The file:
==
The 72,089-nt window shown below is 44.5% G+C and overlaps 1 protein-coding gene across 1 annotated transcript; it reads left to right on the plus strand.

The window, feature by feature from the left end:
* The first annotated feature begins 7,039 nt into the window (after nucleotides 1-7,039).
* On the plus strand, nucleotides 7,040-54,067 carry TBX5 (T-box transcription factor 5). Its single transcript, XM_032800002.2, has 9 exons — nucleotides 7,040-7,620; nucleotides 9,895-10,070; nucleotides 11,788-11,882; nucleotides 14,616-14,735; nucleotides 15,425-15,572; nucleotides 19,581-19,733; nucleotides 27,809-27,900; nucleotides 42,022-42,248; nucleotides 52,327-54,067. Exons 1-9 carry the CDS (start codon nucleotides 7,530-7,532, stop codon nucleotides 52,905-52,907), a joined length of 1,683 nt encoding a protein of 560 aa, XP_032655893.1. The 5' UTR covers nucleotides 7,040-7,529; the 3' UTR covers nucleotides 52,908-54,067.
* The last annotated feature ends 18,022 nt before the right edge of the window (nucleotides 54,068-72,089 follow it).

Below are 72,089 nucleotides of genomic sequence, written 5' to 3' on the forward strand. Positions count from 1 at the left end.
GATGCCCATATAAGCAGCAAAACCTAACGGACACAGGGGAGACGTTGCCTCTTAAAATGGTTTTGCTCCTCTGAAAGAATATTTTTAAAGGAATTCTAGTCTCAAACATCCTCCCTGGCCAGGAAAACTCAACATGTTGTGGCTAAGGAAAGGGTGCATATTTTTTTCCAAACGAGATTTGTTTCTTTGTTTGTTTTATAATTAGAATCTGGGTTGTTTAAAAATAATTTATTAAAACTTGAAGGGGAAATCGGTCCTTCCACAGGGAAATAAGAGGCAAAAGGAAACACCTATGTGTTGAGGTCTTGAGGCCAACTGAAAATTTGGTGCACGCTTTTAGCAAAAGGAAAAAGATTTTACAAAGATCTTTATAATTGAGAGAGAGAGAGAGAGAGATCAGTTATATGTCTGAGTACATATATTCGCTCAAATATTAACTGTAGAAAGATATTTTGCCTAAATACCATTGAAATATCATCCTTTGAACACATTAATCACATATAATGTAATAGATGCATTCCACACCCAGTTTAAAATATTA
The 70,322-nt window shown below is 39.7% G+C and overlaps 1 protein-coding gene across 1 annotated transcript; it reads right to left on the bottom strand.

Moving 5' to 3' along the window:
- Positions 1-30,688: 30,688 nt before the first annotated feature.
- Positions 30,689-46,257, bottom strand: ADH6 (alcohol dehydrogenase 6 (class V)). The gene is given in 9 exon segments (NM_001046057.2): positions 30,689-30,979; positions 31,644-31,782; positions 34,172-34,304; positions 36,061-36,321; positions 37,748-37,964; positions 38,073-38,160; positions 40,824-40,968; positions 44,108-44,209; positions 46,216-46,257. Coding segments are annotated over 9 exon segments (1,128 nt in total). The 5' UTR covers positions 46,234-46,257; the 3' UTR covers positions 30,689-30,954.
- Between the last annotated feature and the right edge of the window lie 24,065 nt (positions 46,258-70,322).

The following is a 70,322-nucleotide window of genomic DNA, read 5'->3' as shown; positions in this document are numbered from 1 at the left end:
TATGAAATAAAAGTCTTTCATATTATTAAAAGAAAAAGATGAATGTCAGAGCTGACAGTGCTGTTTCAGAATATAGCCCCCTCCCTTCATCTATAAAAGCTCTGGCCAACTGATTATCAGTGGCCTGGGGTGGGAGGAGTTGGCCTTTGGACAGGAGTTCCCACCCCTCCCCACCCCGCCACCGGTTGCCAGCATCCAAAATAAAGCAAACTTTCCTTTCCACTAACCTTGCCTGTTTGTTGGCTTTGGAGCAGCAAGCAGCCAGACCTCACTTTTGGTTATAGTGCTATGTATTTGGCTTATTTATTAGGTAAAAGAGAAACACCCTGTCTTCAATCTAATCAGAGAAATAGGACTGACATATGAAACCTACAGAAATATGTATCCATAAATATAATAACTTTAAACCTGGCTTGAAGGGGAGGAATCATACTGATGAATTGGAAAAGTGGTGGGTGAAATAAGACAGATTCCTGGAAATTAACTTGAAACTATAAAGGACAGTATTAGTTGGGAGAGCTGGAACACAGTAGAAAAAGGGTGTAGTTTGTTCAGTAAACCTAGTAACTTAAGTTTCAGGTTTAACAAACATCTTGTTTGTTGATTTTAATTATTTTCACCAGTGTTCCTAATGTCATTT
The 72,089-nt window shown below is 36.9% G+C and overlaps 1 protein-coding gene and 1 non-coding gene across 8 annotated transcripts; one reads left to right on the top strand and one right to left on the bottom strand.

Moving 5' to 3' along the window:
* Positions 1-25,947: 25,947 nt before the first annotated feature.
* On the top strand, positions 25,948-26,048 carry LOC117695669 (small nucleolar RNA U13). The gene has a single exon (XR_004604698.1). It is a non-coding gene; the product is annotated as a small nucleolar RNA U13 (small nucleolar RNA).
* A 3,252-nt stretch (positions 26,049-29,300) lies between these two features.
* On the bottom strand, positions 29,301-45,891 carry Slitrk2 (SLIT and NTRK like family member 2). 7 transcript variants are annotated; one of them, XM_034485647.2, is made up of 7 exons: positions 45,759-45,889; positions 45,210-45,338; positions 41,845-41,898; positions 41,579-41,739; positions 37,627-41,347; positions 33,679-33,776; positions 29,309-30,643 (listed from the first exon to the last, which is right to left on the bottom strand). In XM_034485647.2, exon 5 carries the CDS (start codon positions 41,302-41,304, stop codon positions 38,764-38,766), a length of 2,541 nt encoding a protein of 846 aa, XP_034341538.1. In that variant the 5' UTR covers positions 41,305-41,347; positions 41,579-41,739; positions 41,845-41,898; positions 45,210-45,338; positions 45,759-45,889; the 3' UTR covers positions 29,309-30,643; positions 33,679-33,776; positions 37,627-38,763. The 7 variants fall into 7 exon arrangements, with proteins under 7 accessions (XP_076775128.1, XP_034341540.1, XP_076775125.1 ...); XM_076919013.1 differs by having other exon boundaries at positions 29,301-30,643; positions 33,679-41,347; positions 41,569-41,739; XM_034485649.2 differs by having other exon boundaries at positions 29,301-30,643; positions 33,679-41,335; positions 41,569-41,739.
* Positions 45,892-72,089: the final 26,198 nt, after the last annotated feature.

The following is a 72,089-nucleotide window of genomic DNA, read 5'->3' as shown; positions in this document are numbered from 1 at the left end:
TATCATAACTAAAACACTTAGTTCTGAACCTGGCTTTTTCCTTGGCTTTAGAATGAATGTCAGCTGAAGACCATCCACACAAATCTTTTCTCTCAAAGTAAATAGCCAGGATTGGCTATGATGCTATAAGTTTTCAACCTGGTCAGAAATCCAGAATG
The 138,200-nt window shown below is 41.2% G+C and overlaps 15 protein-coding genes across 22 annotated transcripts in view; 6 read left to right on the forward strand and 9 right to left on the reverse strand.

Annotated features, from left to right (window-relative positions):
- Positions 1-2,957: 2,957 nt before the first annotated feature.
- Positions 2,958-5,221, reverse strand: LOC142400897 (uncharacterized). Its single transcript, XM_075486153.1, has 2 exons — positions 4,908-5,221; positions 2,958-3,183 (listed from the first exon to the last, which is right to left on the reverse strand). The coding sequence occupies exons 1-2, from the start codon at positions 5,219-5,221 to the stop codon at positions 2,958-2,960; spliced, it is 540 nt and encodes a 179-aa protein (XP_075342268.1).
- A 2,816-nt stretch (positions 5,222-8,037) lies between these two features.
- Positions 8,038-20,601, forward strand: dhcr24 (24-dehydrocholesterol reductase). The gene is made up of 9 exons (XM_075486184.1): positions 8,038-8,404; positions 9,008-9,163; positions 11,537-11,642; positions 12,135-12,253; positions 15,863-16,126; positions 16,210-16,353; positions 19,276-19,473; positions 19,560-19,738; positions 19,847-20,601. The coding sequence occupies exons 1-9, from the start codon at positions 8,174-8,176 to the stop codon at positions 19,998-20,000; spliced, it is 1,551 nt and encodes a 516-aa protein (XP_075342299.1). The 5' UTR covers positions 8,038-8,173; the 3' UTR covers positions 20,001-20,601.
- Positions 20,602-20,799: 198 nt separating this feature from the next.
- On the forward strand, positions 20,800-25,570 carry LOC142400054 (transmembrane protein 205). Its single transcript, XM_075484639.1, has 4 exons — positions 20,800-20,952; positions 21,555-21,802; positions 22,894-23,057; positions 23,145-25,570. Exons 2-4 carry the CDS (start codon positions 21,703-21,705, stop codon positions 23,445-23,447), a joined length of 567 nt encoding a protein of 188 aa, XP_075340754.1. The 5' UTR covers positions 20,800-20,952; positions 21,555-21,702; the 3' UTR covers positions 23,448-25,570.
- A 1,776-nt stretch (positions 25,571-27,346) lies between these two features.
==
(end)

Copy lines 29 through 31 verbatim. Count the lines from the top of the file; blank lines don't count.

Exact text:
- Positions 8,038-20,601, forward strand: dhcr24 (24-dehydrocholesterol reductase). The gene is made up of 9 exons (XM_075486184.1): positions 8,038-8,404; positions 9,008-9,163; positions 11,537-11,642; positions 12,135-12,253; positions 15,863-16,126; positions 16,210-16,353; positions 19,276-19,473; positions 19,560-19,738; positions 19,847-20,601. The coding sequence occupies exons 1-9, from the start codon at positions 8,174-8,176 to the stop codon at positions 19,998-20,000; spliced, it is 1,551 nt and encodes a 516-aa protein (XP_075342299.1). The 5' UTR covers positions 8,038-8,173; the 3' UTR covers positions 20,001-20,601.
- Positions 20,602-20,799: 198 nt separating this feature from the next.
- On the forward strand, positions 20,800-25,570 carry LOC142400054 (transmembrane protein 205). Its single transcript, XM_075484639.1, has 4 exons — positions 20,800-20,952; positions 21,555-21,802; positions 22,894-23,057; positions 23,145-25,570. Exons 2-4 carry the CDS (start codon positions 21,703-21,705, stop codon positions 23,445-23,447), a joined length of 567 nt encoding a protein of 188 aa, XP_075340754.1. The 5' UTR covers positions 20,800-20,952; positions 21,555-21,702; the 3' UTR covers positions 23,448-25,570.